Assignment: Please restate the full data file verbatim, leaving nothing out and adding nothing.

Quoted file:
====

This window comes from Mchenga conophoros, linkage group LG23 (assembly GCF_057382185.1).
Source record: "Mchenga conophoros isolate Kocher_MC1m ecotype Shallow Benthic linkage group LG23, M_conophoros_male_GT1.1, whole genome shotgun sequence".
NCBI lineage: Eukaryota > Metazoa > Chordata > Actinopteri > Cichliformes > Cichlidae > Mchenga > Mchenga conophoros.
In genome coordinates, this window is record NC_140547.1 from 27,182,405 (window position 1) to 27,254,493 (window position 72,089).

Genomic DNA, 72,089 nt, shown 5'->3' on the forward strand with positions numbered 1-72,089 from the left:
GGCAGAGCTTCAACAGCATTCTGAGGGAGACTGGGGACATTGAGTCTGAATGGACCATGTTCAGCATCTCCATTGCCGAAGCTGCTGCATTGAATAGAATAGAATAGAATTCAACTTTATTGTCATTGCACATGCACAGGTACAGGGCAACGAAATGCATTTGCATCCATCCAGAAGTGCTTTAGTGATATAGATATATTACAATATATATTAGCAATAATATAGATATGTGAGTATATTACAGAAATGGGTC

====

This window comes from Mchenga conophoros, linkage group LG23 (assembly GCF_057382185.1).
Source record: "Mchenga conophoros isolate Kocher_MC1m ecotype Shallow Benthic linkage group LG23, M_conophoros_male_GT1.1, whole genome shotgun sequence".
NCBI lineage: Eukaryota > Metazoa > Chordata > Actinopteri > Cichliformes > Cichlidae > Mchenga > Mchenga conophoros.
In genome coordinates, this window is record NC_140547.1 from 27,182,405 (window position 1) to 27,254,493 (window position 72,089).

Genomic DNA, 72,089 nt, shown 5'->3' on the forward strand with positions numbered 1-72,089 from the left:
GGCAGAGCTTCAACAGCATTCTGAGGGAGACTGGGGACATTGAGTCTGAATGGACCATGTTCAGCATCTCCATTGCCGAAGCTGCTGCATTGAATAGAATAGAATAGAATTCAACTTTATTGTCATTGCACATGCACAGGTACAGGGCAACGAAATGCATTTGCATCCATCCAGAAGTGCTTTAGTGATATAGATATATTACAATATATATTAGCAATAATATAGATATGTGAGTATATTACAGAAATGGGTC